An interesting new technology aims to simplify the most challenging aspect of MS analysis -- ionization – with the potential to create a novel and broadly applicable compound screening device.

It is generally known that traditional MS technologies utilize a range of ionization methods to enable sensitivity of downstream MS analysis. There is typically a trade off between the yield of compound ionization, the type of ionization method, and the material that can be analyzed.

Often, materials must undergo extensive sample preparation in order to arrive at clarified extract suitable for ionization. Furthermore, many MS instruments require extensive mechanical features to create, for instance, the high vacuum and electrode energy needed for ionization and analysis.

A new MS technology was recently developed by researchers at Rensselaer Polytechnic Institute which strives to simplify both the sample prep and ionization processes. The development focuses on the properties and chemistries of plasma – a common entity used in electrospray ionization (ESI) -- which contains rich amounts of highly active ions and electrons.

In typical plasma-based ionization, the sample is subjected to high cone voltages and heat in order to generate the charged plume of dispersed charged molecules that are then guided into and subsequently analyzed by the MS. A major difference in this novel approach is the plasma – termed glow discharge plasma – is stable at room temperature and under atmospheric pressure.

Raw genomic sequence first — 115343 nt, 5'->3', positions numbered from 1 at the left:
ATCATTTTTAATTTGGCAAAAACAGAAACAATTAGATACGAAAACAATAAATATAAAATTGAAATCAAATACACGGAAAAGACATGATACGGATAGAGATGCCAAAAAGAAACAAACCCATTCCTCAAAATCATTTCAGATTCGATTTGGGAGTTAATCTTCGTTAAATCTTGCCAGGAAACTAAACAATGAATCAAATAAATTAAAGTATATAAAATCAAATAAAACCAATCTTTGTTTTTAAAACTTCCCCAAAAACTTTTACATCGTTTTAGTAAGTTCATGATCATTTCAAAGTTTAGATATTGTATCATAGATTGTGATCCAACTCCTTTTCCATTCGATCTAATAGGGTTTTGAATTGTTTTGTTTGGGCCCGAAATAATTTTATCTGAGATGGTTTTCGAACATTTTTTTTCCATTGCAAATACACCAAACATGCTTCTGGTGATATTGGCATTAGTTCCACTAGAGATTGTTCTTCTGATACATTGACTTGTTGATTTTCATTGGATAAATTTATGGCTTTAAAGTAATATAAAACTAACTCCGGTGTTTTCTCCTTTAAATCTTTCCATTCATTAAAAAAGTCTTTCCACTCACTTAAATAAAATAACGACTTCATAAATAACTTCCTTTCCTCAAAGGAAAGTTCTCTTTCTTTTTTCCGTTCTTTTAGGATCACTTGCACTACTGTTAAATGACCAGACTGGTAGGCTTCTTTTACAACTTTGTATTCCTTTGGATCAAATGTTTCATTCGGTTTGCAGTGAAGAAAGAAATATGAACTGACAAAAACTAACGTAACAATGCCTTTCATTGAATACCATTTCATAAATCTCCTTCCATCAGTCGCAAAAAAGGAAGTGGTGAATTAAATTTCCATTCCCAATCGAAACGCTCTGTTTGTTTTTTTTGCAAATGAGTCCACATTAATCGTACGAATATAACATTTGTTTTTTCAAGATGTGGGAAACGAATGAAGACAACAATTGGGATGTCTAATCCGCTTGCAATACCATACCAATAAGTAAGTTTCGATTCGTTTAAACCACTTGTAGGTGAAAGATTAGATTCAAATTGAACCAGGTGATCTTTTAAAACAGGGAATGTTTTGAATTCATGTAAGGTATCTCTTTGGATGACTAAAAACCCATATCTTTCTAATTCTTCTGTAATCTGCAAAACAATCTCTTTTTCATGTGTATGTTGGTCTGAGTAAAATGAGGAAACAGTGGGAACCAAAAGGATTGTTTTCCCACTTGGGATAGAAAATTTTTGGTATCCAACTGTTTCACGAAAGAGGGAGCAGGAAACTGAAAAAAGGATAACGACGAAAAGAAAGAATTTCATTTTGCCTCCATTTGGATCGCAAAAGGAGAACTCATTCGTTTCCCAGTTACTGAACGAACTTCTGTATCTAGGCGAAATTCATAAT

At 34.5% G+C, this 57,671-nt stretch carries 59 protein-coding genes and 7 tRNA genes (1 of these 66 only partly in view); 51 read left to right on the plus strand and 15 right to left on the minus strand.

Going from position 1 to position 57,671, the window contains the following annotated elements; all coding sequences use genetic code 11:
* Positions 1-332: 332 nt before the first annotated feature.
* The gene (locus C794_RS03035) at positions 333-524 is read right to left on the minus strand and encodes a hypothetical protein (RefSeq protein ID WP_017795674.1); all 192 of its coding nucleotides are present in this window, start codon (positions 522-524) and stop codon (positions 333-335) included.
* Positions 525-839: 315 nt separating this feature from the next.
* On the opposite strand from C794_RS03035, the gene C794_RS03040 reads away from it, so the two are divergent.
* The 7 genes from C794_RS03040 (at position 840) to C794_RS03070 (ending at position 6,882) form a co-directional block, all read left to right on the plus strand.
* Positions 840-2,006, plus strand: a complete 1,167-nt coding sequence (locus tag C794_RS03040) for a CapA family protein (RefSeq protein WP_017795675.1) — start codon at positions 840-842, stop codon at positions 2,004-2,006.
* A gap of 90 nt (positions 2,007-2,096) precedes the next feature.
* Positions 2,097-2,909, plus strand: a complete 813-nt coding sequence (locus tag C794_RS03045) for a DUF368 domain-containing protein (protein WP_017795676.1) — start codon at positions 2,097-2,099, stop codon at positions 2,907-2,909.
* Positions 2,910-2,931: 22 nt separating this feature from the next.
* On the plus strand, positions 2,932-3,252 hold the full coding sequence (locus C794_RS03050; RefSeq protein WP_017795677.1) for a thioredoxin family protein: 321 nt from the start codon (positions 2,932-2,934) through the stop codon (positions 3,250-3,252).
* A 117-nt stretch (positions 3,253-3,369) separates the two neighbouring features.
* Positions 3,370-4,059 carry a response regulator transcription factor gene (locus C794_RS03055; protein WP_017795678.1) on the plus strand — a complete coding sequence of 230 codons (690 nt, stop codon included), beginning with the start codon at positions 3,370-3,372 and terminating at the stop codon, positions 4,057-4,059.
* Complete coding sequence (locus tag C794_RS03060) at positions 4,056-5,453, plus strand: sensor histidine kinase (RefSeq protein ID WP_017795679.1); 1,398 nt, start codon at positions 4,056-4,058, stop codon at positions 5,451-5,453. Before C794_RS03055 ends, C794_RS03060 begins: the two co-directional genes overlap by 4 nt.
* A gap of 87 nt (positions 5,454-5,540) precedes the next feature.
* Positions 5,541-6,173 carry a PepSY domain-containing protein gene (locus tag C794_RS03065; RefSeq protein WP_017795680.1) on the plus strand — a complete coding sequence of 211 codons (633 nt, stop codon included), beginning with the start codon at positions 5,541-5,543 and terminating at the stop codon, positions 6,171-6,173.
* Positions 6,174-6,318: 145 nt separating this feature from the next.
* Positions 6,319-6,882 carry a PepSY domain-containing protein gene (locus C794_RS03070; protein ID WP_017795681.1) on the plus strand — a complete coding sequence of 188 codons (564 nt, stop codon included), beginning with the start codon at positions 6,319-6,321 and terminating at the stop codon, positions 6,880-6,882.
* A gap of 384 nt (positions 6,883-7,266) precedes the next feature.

The new plasma is amenable to ionization from many surfaces, even a fingertip, making it potentially applicable to analysis of materials ranging from food adulterants, environmental and biological toxins, to quality control analysis of supplements and other products. The broader implications include generalized instruments that can function in remote locations such as screening stations and field sites.

The Blaze system from Intabio is an advanced microfluidic device for detecting and characterizing protein isoforms in samples. The traditional process of analyzing biological samples for changes in protein structure/function typically involves separation of the components by isoeletric focusing, followed by mass spectrometry detection.

The blaze integrates detection, quantitation, and identification into one microfluidic system -- sending proteins for MS analysis following separation and detection. This method alleviates the bottle neck in laborious sample preparation prior to MS, and streamlines the workflow from sample generation to protein characterization. The technology is slated to be released in 2018 and is certain to be a significant time and resource saving solution.